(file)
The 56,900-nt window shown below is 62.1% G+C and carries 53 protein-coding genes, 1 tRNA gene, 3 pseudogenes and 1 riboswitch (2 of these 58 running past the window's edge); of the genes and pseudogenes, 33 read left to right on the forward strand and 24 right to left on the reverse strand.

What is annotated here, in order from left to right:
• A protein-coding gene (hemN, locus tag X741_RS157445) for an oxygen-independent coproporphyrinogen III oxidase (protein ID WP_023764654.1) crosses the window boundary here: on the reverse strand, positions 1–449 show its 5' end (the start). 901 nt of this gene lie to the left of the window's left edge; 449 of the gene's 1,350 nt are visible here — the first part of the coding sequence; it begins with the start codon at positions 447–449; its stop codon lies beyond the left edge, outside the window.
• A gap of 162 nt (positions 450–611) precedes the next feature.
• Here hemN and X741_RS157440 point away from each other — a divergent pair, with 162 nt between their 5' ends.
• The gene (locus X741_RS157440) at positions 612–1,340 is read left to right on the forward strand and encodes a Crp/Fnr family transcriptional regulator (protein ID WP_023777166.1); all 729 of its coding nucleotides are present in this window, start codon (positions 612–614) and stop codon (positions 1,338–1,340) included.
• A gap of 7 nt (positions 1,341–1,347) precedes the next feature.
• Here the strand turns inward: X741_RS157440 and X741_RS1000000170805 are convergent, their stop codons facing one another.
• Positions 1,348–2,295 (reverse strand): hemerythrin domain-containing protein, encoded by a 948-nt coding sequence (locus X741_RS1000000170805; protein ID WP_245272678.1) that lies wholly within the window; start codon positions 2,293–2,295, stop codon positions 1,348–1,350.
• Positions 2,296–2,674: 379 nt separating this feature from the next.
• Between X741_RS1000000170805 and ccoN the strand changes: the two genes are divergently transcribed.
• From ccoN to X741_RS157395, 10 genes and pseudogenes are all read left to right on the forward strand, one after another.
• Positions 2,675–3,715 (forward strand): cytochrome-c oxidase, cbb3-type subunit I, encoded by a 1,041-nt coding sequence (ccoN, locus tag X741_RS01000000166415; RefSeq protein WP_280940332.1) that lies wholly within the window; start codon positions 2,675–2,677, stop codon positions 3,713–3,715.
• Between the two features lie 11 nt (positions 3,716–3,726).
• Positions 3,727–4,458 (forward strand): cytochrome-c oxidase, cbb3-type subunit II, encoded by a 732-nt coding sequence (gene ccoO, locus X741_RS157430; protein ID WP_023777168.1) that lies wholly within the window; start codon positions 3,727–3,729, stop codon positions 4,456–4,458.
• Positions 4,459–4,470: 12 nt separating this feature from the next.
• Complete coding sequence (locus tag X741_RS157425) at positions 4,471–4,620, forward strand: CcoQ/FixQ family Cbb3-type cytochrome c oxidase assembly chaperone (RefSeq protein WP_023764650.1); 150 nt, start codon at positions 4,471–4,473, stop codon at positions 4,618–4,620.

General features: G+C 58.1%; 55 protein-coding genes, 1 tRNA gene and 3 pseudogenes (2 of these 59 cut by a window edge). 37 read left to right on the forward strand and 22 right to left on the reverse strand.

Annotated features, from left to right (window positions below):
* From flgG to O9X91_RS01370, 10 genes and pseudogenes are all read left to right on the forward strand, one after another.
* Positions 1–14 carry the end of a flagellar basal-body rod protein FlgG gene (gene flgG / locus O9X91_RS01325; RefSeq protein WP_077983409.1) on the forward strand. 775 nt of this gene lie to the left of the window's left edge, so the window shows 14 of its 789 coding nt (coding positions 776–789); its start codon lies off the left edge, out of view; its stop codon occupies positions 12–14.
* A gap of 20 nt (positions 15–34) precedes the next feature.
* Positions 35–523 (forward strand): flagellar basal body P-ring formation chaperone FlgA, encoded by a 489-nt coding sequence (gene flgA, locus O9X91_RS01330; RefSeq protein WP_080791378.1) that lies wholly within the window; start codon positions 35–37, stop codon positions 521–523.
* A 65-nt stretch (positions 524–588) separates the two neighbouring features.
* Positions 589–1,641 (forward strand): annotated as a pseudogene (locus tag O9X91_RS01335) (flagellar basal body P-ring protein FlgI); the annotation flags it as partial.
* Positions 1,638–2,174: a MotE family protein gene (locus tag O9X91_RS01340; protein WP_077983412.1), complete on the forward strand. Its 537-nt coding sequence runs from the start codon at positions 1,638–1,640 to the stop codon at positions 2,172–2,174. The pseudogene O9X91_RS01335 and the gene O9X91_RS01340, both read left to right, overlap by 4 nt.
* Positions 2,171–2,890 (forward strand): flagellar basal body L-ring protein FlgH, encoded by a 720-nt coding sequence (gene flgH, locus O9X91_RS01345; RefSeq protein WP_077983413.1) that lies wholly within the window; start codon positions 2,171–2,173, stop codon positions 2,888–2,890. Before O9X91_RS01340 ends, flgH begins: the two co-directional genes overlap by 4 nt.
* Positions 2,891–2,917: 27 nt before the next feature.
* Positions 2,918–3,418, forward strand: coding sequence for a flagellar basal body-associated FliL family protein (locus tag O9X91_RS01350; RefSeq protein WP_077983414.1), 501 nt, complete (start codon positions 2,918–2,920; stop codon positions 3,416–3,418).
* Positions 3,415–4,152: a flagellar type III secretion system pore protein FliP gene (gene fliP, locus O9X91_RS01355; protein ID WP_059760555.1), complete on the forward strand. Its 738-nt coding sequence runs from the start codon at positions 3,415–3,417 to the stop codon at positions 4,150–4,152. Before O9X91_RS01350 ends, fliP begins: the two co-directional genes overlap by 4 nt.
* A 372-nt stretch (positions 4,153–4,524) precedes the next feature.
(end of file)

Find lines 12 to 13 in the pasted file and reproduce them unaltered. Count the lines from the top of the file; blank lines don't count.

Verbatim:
• From ccoN to X741_RS157395, 10 genes and pseudogenes are all read left to right on the forward strand, one after another.
• Positions 2,675–3,715 (forward strand): cytochrome-c oxidase, cbb3-type subunit I, encoded by a 1,041-nt coding sequence (ccoN, locus tag X741_RS01000000166415; RefSeq protein WP_280940332.1) that lies wholly within the window; start codon positions 2,675–2,677, stop codon positions 3,713–3,715.